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I have a HP envy 4520(inkjet), solution on the work... dab the area with your finger until it gets tacky or just give it some tack time then apply the transfer. I would also add If your solution isn't tacky enough just add more resin or if it's too tacky add more alcohol to get the desired result, whatever your preference.
I do the same with regular overhead transparency film and a toner type printer. Just soak the film in acetone for a few seconds to loosen the toner. Let it dry and burnish down. I spray with some aerosol fixative to stop the stickies as you are working. Violin bow rosin is a little more refined and has less junk in it.
 

DTS419

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Well, my transparency sheets came today and nothing worked. Whatever is in ink these days, it is super permanent. Not even scrubbing the ink directly with acetone will remove it from the transparency sheet. I even tried using the heat gun while burnishing and the transparency sheet began to melt (along with the hot glue securing my work piece) without any trace of the ink on the metal.

I did not try the pine resin method described above, but I am confident that if wiping the ink with acetone does not remove it, the resin/alcohol won't either. Printing on parchment paper didn't work either after I got it to print without jamming.

Someone needs to develop a thin film that you can print on and then stick right on the work piece to engrave on directly, like a window sticker or one of those kid tattoos. Until then, I guess I'll have to get a lot better at tracing on carbon paper. :mad:
 
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billyProps

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Feb 22, 2021
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I just developed my transfer method from a few other methods I've seen and it works great: Brother 5240 laser printer off ebay, generic/Samsill transparent projection paper, 5:1 lacquer thinner and Allclad ii lacquer (sold for airbrushes). Brush on solution and in a few minutes when it’s still tacky put down the transfer and burnish. Works great and doesn’t rub off.

edit: also, don’t use heat on mine or the image bonds to the transparent sheet. I disconnected the heater in the printer, as well, as described in a Shaun Hughes video.
 
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Tuck Minnett

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Mar 23, 2019
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I use an HP MFP M29w laser printer and have no problem transferring to metal with acetone. I use Q tips to swipe acetone across the back of the paper, then press down with a finger. It takes a little practice to learn how wet the paper needs to be, but it works fine for me. Good luck.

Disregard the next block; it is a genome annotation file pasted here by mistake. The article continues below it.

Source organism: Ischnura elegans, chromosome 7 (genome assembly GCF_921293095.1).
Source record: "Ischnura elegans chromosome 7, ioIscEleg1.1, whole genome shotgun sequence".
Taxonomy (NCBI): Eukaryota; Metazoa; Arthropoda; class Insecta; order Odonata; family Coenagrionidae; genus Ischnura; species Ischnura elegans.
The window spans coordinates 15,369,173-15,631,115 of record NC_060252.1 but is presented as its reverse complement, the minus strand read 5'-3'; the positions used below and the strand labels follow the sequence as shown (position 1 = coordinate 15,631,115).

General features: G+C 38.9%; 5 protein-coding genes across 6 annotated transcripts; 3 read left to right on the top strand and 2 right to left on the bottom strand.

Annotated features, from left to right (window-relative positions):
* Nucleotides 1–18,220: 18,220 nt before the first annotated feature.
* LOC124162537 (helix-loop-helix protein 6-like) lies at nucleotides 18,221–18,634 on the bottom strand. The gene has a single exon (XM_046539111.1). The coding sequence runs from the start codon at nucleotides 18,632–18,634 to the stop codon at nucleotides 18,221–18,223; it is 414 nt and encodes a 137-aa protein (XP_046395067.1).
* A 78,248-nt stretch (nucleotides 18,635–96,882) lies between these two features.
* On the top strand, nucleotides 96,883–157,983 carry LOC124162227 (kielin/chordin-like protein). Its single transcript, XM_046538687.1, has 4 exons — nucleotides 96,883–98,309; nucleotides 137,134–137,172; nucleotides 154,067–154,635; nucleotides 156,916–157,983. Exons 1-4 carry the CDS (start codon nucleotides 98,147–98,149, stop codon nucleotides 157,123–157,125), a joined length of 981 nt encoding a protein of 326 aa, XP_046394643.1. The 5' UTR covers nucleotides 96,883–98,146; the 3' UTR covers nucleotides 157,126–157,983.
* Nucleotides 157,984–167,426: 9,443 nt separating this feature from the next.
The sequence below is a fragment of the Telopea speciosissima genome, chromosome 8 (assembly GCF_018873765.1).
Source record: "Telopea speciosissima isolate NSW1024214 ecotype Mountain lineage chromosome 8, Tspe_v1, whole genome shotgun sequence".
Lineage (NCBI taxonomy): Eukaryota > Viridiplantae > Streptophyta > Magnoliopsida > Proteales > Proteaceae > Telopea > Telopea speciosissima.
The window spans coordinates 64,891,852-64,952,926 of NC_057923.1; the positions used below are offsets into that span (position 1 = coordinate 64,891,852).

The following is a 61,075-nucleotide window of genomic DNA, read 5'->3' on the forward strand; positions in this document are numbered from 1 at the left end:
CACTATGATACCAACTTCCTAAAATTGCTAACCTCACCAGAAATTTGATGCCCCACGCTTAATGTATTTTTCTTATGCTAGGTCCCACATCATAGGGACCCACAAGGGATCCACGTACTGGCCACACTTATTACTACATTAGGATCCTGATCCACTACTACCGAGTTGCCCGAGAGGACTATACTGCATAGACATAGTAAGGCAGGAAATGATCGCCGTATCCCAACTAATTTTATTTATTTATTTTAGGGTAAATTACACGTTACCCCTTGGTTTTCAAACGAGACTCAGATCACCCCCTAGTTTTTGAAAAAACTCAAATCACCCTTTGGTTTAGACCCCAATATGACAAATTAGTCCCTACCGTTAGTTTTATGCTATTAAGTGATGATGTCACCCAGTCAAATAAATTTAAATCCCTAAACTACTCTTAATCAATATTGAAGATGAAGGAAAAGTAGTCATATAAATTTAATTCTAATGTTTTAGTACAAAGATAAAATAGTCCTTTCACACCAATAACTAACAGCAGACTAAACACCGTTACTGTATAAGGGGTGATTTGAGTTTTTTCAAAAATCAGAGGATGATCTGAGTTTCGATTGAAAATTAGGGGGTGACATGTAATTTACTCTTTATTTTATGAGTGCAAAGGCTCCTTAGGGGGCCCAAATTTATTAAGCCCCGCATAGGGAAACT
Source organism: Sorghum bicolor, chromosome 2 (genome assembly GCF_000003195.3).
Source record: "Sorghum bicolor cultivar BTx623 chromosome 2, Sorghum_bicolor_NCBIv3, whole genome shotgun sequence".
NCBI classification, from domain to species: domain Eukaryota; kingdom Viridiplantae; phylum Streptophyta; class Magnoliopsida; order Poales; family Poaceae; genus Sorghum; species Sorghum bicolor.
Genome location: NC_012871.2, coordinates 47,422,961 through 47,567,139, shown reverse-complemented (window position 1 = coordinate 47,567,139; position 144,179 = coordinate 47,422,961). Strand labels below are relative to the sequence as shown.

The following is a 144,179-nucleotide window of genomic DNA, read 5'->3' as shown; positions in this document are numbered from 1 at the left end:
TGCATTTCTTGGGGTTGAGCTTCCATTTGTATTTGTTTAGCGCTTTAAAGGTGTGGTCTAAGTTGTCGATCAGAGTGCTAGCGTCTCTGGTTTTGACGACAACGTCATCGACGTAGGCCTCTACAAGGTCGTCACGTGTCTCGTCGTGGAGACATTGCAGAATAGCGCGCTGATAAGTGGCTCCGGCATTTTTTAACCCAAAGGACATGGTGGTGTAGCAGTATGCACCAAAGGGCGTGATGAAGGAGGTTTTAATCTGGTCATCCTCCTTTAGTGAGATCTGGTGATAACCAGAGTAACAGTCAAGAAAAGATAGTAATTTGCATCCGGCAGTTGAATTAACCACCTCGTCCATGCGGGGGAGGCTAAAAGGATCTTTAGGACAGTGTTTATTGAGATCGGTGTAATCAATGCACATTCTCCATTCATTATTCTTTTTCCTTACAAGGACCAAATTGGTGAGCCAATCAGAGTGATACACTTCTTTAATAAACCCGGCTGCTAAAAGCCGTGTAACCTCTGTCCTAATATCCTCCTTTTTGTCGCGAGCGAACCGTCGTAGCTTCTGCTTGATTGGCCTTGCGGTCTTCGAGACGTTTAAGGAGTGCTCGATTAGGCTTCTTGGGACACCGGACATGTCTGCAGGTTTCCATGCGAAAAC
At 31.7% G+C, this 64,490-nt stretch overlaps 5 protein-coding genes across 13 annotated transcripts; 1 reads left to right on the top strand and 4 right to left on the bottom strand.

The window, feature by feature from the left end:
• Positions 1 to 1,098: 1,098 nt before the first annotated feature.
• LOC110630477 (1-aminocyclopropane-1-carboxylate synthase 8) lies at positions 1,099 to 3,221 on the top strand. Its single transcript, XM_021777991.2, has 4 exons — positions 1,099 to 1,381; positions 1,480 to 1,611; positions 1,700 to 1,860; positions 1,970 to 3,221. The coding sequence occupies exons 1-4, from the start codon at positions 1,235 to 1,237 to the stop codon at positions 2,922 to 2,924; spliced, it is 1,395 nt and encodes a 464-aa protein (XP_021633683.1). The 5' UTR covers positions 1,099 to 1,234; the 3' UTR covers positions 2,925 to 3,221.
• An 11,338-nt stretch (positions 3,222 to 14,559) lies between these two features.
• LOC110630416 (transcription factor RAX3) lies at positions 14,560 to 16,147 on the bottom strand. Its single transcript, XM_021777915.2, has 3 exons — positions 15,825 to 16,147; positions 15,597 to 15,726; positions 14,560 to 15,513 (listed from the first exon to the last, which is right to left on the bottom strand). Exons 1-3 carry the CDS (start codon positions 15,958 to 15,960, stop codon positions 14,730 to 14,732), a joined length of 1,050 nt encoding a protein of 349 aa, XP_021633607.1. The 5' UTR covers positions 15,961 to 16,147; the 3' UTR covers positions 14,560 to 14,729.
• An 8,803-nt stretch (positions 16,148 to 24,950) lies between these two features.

60B84F26-EBA6-48A0-B9B1-227E8CEA2933.jpeg
 

DocsGunandKnife

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Canon Laser Printer + Acetone Transfer works like a champ every time for me on any steel. On brass receivers (Henry in particular) I have had more luck with the ink-jet printers + transparency sheet + Pictorico as described by others.
 

DTS419

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Feb 6, 2020
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Clearly, not all inks are the same. As mentioned before, I have tried several modern printers, both inkjet and laser, to no avail. The basic Canon inkjet printer that I have uses some type of ink that gets hard no matter what medium printed on and does not come off, even when scrubbed with acetone, chemical paint stripper, etc. Likewise, the laser printing I have tried does not come off with the acetone method. These are great for everyday printing where durability and moisture resistance are concerned, but a no-go for image transfers.

I've done some more research and according to one reference, it appears my issue might be that I am using the much more common and affordable dye inkjet printer, but you need pigment based ink to do transfers. The problem is that pigment printers are much more expensive, to the point that they are cost-prohibitive just to use for the occasional image transfer. Dye inks probably worked in the past when they weren't as durable and I suspect that many who are having success doing transfers with inexpensive inkjet printers are probably using older dye printers that won't be around for too much longer.

I still don't know what the deal is with laser. Basic laser printers seem to be more affordable than pigment based inkjet printers, but before I go out and buy a printer I'd like to know for sure what works and what doesn't.

Does anyone know what properties to look for in a laser printer toner?
 
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AllenClapp

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I went to my local office supply store and got a test print off of all the inexpensive laser printers. I found that all of the HP and all of the Canon ones worked (two years ago). I suggest doing the same. FYI, I had heard that color laser printers didn't work and asked forum folks if that was true. Answers indicated that some color ones worked fine, but some colors were more visible than others--i.e., yellow doesn't work too well. Some folks say to set a color laser printer on BLACK ONLY before printing. However, if red and other colors work, that could be an advantage to have main cuts in black and leaf cuts in color. If you want to use your printer for other things using color, then get some test prints from color machines and try them with acetone.